Best smart security camera options for renters
Protect your home with cameras from Nest, Amazon, Netatmo and Netgear
Home security cameras have been around for a long time, but the recent boom in the smart home market means they are simpler and smarter than ever.
Being 'smart' means they connect to your home's Wi-Fi network and can often be accessible from anywhere in the world via a smartphone app. Footage is stored either locally or online in the cloud, and some smart cameras feature motion tracking and artificial intelligence to only record when something moves in their view.
But, as with smart thermostats and door locks, most renters will find it impossible to install a smart security camera, due to the power cables and mounting brackets most external solutions require.
Thankfully, there in an increasing number of options available to the renter who wants to install a security camera without making any changes to their landlord's property. Most of these cameras are designed to be used indoors, so need to be placed looking out of a window. But there are some welcome exceptions which are both weatherproof and, importantly, landlord-friendly thanks to requiring no cables.
Setting up an indoor security camera
Indoor security cameras are usually designed to sit on a shelf or window sill, making them ideal for renters unable to drill holes into the walls. But this also means their all-seeing lenses will likely be closer to you (and in your view more often) than a camera fitted outside the property.
Some readers might be okay with this, but for many it can feel uncomfortable when a camera permanently sits nearby - and guests might well be unimpressed to discover they are being recorded without their permission.
Some smart cameras aim to reduce unwanted recording by using facial recognition to learn who lives in the home. Once the camera knows this, it is less likely to record when you and your family are in shot. However, as we found with the Netatmo Welcome indoor camera, it takes a while to teach the system the faces of everyone who lives in your home, along with those of regular visitors like friends and partners. This means a few days of false-negatives pinging your phone, which can become annoying.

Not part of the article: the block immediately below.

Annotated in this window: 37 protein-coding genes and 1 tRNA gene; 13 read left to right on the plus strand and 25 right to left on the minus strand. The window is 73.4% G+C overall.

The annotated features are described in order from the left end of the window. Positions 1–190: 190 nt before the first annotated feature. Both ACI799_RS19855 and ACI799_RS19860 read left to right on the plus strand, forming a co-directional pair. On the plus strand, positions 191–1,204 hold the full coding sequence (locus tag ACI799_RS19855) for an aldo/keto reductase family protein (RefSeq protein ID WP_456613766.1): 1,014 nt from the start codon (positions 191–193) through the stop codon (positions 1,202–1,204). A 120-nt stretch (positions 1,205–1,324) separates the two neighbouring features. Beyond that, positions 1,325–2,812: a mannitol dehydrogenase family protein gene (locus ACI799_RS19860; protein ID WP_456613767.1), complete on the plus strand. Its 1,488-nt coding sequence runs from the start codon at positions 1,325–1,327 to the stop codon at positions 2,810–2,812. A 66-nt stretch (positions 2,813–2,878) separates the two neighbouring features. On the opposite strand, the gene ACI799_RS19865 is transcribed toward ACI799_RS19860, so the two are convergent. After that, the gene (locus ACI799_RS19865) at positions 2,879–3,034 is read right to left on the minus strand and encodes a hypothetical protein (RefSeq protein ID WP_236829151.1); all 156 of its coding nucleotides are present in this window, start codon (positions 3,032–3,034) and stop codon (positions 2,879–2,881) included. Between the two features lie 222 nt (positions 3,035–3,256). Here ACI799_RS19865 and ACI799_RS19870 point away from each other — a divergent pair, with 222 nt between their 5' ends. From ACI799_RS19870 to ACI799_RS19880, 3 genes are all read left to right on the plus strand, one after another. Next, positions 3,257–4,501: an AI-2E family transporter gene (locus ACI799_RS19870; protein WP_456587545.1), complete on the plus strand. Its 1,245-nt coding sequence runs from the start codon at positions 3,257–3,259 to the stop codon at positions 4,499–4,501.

It's best to place an indoor camera high up and with a view of the front (or back) door. That way, you are unlikely to see the lens regularly (helping you and your guests to worry less about being recorded) and the camera has a good view of where burglars are most likely to enter. Of course, placing a camera high up might mean buying an extension cable to power it.
Once you have found a good spot, it's time to look at the options available to you. These include:
Nest Cam Indoor - $199 for one, $397 for three or $645 for five
Nest Cam security cameraNest
Google-owned Nest is a leader in the smart home market with its intelligent thermostat, smoke alarm and cameras. The Cam Indoor, which GearBrain has reviewed, is a small security camera that records in 1080p Full HD and streams that footage to your phone or tablet via the Nest app. It also taps into the Nest ecosystem and can be configured to only record while you are away from home. A microphone and speaker mean you can talk through the camera from the app — if you need to shout at your children or pet, for example - and there are eight infrared sensors to enable night vision. (Check out The GearBrain, our smart home compatibility checker to see the other compatible products that works with Nest.)
While basic video recording is free, advanced features like facial recognition (so the camera only alerts you when it sees an unfamiliar human instead of your cat) come as part of Nest Aware, which starts at $5 a month or $50 a year. This also enables continuous 24-7 recording if you want it, and that footage is saved online for five days, where it can be viewed and downloaded.
Nest Cam IQ - $299 for one, $498 for two
Nest Cam IQNest
A more intelligent offering from Nest, the Cam IQ shoots Full HD 1080p video and can stream the same quality to your smartphone. However, it actually uses a 4K, Ultra HD sensor, and that increased resolution means you can zoom in on footage — to help police identify a burglar, for example. Unlike the regular Nest Cam, the IQ comes with person recognition without the need for a subscription.
However, the Nest Aware subscription is still required if you want to access more than three hours of saved footage. Because it only records when it sees an unknown face, that should be enough in most cases, unless you have it pointed out of a window and onto a busy pedestrianized area.
Other upgrades over Nest's cheaper option include a better speaker and microphone, plus improved night vision.